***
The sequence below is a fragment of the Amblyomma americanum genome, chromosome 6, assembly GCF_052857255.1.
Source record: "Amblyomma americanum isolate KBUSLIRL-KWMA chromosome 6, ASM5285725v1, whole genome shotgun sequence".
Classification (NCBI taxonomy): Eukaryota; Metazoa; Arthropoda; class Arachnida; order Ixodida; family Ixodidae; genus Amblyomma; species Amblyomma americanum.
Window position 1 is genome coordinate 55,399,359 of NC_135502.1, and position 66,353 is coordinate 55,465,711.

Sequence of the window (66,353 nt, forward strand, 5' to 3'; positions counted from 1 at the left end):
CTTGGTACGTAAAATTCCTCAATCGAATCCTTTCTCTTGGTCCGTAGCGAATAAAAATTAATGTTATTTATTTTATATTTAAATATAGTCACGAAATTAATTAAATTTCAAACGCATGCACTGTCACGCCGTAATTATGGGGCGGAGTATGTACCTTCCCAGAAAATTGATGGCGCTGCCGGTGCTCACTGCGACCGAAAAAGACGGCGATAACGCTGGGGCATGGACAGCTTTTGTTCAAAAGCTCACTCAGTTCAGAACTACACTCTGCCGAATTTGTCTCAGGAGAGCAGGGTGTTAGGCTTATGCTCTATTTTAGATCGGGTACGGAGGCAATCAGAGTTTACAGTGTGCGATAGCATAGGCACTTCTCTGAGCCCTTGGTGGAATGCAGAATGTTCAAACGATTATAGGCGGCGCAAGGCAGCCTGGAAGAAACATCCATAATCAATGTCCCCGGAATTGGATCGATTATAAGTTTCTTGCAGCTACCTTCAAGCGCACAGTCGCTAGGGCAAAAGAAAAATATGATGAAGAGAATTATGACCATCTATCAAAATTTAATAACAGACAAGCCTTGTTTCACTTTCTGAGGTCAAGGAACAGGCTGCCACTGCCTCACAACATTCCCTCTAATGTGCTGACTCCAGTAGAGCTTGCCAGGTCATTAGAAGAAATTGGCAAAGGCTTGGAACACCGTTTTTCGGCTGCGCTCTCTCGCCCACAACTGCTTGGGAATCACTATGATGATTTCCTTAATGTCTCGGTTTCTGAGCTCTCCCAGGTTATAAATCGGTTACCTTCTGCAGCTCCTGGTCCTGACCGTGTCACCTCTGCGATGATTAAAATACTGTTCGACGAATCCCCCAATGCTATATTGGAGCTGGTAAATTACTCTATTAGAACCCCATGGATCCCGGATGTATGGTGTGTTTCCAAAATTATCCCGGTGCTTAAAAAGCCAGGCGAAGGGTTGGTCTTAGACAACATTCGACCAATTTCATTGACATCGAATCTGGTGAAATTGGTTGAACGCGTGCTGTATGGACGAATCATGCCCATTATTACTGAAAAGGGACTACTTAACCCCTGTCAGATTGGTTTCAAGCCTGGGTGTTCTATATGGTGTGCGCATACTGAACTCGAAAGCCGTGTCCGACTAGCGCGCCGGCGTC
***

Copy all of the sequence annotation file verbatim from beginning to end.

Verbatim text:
The sequence below is a fragment of the Amblyomma americanum genome, chromosome 6, assembly GCF_052857255.1.
Source record: "Amblyomma americanum isolate KBUSLIRL-KWMA chromosome 6, ASM5285725v1, whole genome shotgun sequence".
Classification (NCBI taxonomy): Eukaryota; Metazoa; Arthropoda; class Arachnida; order Ixodida; family Ixodidae; genus Amblyomma; species Amblyomma americanum.
Window position 1 is genome coordinate 55,399,359 of NC_135502.1, and position 66,353 is coordinate 55,465,711.

Sequence of the window (66,353 nt, forward strand, 5' to 3'; positions counted from 1 at the left end):
CTTGGTACGTAAAATTCCTCAATCGAATCCTTTCTCTTGGTCCGTAGCGAATAAAAATTAATGTTATTTATTTTATATTTAAATATAGTCACGAAATTAATTAAATTTCAAACGCATGCACTGTCACGCCGTAATTATGGGGCGGAGTATGTACCTTCCCAGAAAATTGATGGCGCTGCCGGTGCTCACTGCGACCGAAAAAGACGGCGATAACGCTGGGGCATGGACAGCTTTTGTTCAAAAGCTCACTCAGTTCAGAACTACACTCTGCCGAATTTGTCTCAGGAGAGCAGGGTGTTAGGCTTATGCTCTATTTTAGATCGGGTACGGAGGCAATCAGAGTTTACAGTGTGCGATAGCATAGGCACTTCTCTGAGCCCTTGGTGGAATGCAGAATGTTCAAACGATTATAGGCGGCGCAAGGCAGCCTGGAAGAAACATCCATAATCAATGTCCCCGGAATTGGATCGATTATAAGTTTCTTGCAGCTACCTTCAAGCGCACAGTCGCTAGGGCAAAAGAAAAATATGATGAAGAGAATTATGACCATCTATCAAAATTTAATAACAGACAAGCCTTGTTTCACTTTCTGAGGTCAAGGAACAGGCTGCCACTGCCTCACAACATTCCCTCTAATGTGCTGACTCCAGTAGAGCTTGCCAGGTCATTAGAAGAAATTGGCAAAGGCTTGGAACACCGTTTTTCGGCTGCGCTCTCTCGCCCACAACTGCTTGGGAATCACTATGATGATTTCCTTAATGTCTCGGTTTCTGAGCTCTCCCAGGTTATAAATCGGTTACCTTCTGCAGCTCCTGGTCCTGACCGTGTCACCTCTGCGATGATTAAAATACTGTTCGACGAATCCCCCAATGCTATATTGGAGCTGGTAAATTACTCTATTAGAACCCCATGGATCCCGGATGTATGGTGTGTTTCCAAAATTATCCCGGTGCTTAAAAAGCCAGGCGAAGGGTTGGTCTTAGACAACATTCGACCAATTTCATTGACATCGAATCTGGTGAAATTGGTTGAACGCGTGCTGTATGGACGAATCATGCCCATTATTACTGAAAAGGGACTACTTAACCCCTGTCAGATTGGTTTCAAGCCTGGGTGTTCTATATGGTGTGCGCATACTGAACTCGAAAGCCGTGTCCGACTAGCGCGCCGGCGTC